Metal roofs are becoming more popular due to many factors. There are many benefits, such as lower maintenance, durability, and energy efficiency. However, you may be concerned about the price.
When it comes to pricing for metal roofs, it’s hard to give an exact figure because there are so many factors involved and various colors and material options to choose from. Location and project size can also influence the final cost. Consult this metal roofing cost guide to learn more about pricing and benefits.
Contact 1st Coast Metal Roofing Supply to learn more about the costs involved and get a quote for your specific situation.
Why Go Metal?
From the variety available to perks like durability, metal roofing has many benefits you just can’t pass up.
Numerous Panel Options
When it comes to metal roofing, you have many options. Choose from the following types of panels:
- Armour PBR Panel: Low maintenance and easy to install.
- Armour Rib: This is a smaller version of the Armour PBR Panel.
- Armour Loc: Long-lasting design that saves money over time.
- Armour 5-V Crimp: Classic design combined with durability.
- Armour Loc Crimp: Clean elegance combined with quality.
- Distributed: Comes in several designs, such as Standing Seam, Stone Coated Metal, Thru Fastened Panels, and Commercial.
Multiple Trim Options
There are also many types of trim available. You may need many of these, depending on the shape of your roof.
- Ridge cap
- Valley cleat
Metal roofs are highly durable, often lasting twice as long as traditional roofs. While an asphalt shingle roof may last 15–30 years, a metal one can last 50 years or longer.
Metal roofs can also withstand more wear and tear. They can get dented, but not very easily, whereas asphalt shingles tear easily.
Easier to Clean
Metal roofs can be cleaned by using a hose or pressure washer. Other types of roofs require more maintenance. They can grow moss or algae, which requires deeper cleaning.
Better for the Environment
Metal roofs are more energy-efficient. They are made of recycled metal, and because they are so durable, they don’t need to be replaced as often, which reduces waste.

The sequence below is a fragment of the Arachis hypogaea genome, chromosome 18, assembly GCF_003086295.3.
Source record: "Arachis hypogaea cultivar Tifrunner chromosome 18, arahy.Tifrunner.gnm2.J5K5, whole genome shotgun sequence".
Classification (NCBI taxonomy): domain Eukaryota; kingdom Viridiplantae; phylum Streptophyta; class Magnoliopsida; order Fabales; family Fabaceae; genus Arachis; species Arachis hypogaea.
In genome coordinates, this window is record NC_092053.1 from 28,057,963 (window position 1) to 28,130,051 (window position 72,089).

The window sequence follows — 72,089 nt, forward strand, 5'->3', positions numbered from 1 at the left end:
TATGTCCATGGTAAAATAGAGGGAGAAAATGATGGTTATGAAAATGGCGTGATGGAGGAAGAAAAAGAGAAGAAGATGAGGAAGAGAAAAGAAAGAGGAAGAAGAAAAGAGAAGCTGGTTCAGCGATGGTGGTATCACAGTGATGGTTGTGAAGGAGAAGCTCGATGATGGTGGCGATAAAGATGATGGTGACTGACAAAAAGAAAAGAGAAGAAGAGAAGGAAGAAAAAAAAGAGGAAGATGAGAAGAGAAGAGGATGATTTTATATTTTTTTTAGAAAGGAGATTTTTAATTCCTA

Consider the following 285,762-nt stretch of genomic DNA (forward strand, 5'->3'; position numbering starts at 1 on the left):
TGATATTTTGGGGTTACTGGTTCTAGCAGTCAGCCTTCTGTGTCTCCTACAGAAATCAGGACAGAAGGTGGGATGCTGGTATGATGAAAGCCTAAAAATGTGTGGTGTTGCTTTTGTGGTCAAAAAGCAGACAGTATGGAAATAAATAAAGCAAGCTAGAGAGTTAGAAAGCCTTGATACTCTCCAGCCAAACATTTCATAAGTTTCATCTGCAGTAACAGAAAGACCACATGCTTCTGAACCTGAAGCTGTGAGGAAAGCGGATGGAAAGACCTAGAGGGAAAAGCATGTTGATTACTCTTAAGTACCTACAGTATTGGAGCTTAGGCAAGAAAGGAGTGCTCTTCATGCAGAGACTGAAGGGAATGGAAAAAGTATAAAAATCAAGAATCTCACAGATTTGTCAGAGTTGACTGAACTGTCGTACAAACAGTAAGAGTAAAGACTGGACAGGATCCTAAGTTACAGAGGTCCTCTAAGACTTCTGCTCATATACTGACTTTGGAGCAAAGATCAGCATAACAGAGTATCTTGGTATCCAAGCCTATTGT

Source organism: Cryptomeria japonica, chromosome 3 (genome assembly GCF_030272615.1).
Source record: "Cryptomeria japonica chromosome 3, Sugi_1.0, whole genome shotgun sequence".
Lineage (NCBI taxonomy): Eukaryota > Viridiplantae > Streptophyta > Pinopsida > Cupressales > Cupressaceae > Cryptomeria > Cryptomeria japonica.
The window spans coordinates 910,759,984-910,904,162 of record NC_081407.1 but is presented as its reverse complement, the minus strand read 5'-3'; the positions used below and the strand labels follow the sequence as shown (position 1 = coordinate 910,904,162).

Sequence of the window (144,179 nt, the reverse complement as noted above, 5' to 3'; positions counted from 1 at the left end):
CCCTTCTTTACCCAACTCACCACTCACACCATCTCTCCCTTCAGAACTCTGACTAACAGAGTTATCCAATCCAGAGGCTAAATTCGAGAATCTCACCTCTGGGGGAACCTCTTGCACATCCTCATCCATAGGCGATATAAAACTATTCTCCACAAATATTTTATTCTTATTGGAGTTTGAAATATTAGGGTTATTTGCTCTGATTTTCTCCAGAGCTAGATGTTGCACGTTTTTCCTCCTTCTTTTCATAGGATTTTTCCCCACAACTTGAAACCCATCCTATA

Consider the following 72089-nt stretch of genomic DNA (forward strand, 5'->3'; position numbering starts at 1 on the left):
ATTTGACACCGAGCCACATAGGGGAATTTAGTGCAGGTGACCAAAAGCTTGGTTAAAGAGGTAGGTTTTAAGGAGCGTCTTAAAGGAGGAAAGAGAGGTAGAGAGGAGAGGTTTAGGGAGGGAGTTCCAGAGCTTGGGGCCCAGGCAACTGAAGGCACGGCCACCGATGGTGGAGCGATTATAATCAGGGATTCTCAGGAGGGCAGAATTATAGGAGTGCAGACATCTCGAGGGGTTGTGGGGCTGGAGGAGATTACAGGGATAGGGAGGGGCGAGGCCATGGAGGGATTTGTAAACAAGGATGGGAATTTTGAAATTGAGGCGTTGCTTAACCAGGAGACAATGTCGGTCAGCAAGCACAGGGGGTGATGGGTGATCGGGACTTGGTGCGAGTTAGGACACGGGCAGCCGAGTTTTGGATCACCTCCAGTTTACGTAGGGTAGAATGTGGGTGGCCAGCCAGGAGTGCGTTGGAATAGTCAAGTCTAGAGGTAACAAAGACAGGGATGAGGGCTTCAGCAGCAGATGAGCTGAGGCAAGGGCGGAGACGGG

Because metal roofs are reflective, they block heat, reducing cooling costs. You can expect to save as much as 30% when cooling your home during the summer.
Metal roofs are very durable and can stand up to hail, storms, high winds, and other severe weather events. Metal is also resistant to fire and smoke, which is helpful if you live in an area prone to wildfires.
What Impacts the Cost of Metal Roofing?
A metal roof can usually cost between $5,000 and $40,000. Why is there such a huge price range? What influences the cost? This metal roofing cost guide outlines some of the factors.
Not all metal is created equal. The biggest factor when it comes to the cost of a metal roof is the material. Depending on the metal’s durability and quality, roofing can cost anywhere from $2–$20 a square foot.
Steel roofing generally has a similar price to asphalt shingles but provides far more durability, higher energy efficiency, and a longer lifespan than shingles. The steel is typically fed through a roll-forming machine that shapes the metal into various patterns to add strength and durability.
Modern corrugated metal is coated to help prevent rust and leaks, giving it a lifespan of 15–20 years. At that point, it needs maintenance like re-tightening fasteners and re-caulking where necessary.
The biggest advantages of steel roofs are that they are highly energy-efficient, easy to install, and low cost. Steel roofing can cost anywhere from $3.35 to $4.50 per square foot..
Rather than using large metal sheets, aluminum roofing is usually stamped into individual shingles and then coated with primer, paint, and sealant. These aluminum shingles create a traditional staggered appearance similar to asphalt shingles but provide the durability of metal.